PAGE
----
Juggling act keeps Triano busy

MIKE GANTER, SUN MEDIA

, Last Updated: 9:55 AM ET

OTTAWA -- Read just about any pre-season piece about the Raptors this year and if general manager Bryan Colangelo isn't already being fitted for another executive of the year award, his off-season remake of the Raptors is being applauded six ways to Sunday.

Roster options, something head coach Jay Triano had very few of when he first got this job last December, are now not just available to him, but plentiful.

And for that, Colangelo can take a bow even before a single game is played.

He has given Triano as much as was possible, and probably a little bit more than even he expected, since he started moving pieces this past summer.

On the one hand it's a godsend, but it also puts Triano in a tough spot because it's up to the head coach to take all these fixings and try to fashion a roster that is not just effective and competitive, but one that is happy and operating on all cylinders.

Effective and competitive Triano is pretty sure he can do. But keeping as many as 11 -- mostly veteran -- players happy and comfortable in their roles is a whole other ball game.

Colangelo himself said as much earlier this week.

"A young guy like Amir Johnson did some things (Thursday) and you start wondering how is Jay going to integrate him into the lineup especially with Chris (Bosh) there and Reggie Evans doing what he is doing," he said. "There are so many different ways to turn now which speaks to the depth."

And it's not just finding times for the bigs.

"I think it's going to be hard for Jay to find time for Jarrett Jack at the two, Marco (Belinelli) at the two whether it's Antoine (Wright) playing the two or the three. Sometimes injuries play a role, but I'm sure before we get going here on the 28th, some things will rise to the surface, some of those decisions will become very clear."

For his part, Triano understands how vital roster management is in terms of keeping the season on a nice even keel and the locker room inhabitants relatively happy.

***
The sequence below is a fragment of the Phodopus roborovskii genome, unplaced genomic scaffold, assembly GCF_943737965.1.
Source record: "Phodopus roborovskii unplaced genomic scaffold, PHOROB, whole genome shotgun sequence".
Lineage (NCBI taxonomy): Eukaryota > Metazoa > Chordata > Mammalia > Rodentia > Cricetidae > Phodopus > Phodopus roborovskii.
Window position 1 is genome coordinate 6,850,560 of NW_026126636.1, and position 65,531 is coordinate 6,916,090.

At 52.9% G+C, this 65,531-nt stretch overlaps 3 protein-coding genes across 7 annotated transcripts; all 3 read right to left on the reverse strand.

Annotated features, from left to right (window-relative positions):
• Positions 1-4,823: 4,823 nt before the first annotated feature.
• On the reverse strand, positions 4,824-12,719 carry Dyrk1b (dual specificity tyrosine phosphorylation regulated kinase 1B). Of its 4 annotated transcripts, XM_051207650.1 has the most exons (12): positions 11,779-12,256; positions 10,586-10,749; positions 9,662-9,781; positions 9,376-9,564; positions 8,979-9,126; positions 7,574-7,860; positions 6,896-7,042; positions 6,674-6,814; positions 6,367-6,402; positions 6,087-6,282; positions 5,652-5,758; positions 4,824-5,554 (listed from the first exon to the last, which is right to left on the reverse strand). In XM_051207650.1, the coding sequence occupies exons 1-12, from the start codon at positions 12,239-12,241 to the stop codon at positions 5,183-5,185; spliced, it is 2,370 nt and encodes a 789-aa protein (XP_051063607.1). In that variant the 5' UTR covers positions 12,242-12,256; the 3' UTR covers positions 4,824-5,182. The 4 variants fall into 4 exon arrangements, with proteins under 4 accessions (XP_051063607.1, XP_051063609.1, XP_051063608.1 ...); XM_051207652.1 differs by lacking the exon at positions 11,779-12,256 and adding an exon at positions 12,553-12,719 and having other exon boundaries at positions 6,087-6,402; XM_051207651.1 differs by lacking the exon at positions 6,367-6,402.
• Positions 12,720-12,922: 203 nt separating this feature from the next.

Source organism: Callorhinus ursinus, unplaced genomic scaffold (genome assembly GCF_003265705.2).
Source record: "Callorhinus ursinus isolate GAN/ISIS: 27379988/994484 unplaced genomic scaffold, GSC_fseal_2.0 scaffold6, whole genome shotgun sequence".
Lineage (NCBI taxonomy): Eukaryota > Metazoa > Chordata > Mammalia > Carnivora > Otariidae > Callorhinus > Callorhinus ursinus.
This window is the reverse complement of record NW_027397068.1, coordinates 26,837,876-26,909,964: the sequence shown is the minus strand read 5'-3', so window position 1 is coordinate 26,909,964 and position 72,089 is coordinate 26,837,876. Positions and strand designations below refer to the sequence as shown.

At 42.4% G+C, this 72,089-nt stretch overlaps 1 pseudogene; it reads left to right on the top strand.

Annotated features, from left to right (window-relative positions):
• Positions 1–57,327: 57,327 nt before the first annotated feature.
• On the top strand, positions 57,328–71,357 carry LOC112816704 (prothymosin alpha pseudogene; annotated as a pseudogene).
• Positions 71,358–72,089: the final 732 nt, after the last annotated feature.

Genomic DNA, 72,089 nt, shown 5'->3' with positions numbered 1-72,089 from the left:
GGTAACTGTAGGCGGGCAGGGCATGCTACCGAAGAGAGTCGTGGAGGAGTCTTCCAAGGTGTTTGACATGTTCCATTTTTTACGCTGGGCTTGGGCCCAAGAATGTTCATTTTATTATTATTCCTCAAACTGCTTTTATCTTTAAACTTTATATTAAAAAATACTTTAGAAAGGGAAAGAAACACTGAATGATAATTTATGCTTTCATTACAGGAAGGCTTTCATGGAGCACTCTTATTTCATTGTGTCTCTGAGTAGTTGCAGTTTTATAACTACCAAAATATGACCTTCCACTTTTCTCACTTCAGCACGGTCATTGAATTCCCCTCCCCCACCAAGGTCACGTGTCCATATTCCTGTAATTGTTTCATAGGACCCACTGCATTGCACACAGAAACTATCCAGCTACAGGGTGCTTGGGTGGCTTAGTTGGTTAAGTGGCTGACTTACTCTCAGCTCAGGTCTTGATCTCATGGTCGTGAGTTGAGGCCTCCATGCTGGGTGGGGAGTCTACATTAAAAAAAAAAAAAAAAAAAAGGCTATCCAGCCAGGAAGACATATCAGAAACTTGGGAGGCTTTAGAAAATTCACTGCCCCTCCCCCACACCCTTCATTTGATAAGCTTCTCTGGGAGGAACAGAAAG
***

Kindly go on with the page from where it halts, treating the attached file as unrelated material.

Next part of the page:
But can he do it with this many players apparently deserving of minutes?

Barring something unforeseen or a serious injury, there appears to be little to no playing time for the quartet of Marcus Banks, Patrick O'Bryant, Sonny Weems, and Quincy Douby. Three will likely spend he majority of the season in a suit on the inactive list. The fourth of that group will dress but probably won't see a lot of time. The D-League is another option.

That leaves Triano looking to keep 11 guys happy. An 11-man rotation is just too big. It takes any flow out of a player's game. You're just getting warmed up and into the flow and it's time to sit to get another guy minutes. For now, Triano can joke about it.

"Nobody is complaining about minutes right now," Triano began. "Now they're complaining about too many minutes but I am thinking about it. When you get a guy like Amir Johnson and he's making plays and DeMar (DeRozan), who played much better Thursday, and you're sitting there thinking: 'How are we going to find time for all of these guys?' "

Johnson, as good as he has been this camp, appears to be one of those guys who will have to settle for a little less playing behind the likes of a Bosh and an Evans.

Bosh, as interested a spectator as the Raptors have had this week, thinks, that approached the right way, the former Piston can even make that to his advantage.

"He's probably not going to have a lot of minutes to work with but it's kind of good knowing that because you can tell yourself: 'Okay, I've only got 10 minutes, so I'm going to run the court hard and crash the boards every time and set screens and do a lot of great things in the short time I have.' I've noticed he's always got great energy. He just works his butt off."

That's a best-case scenario for Triano, but don't kid yourself. He's still got some very tough decisions ahead of him.

MIKE.GANTER@SUNMEDIA.CA


Videos

Photos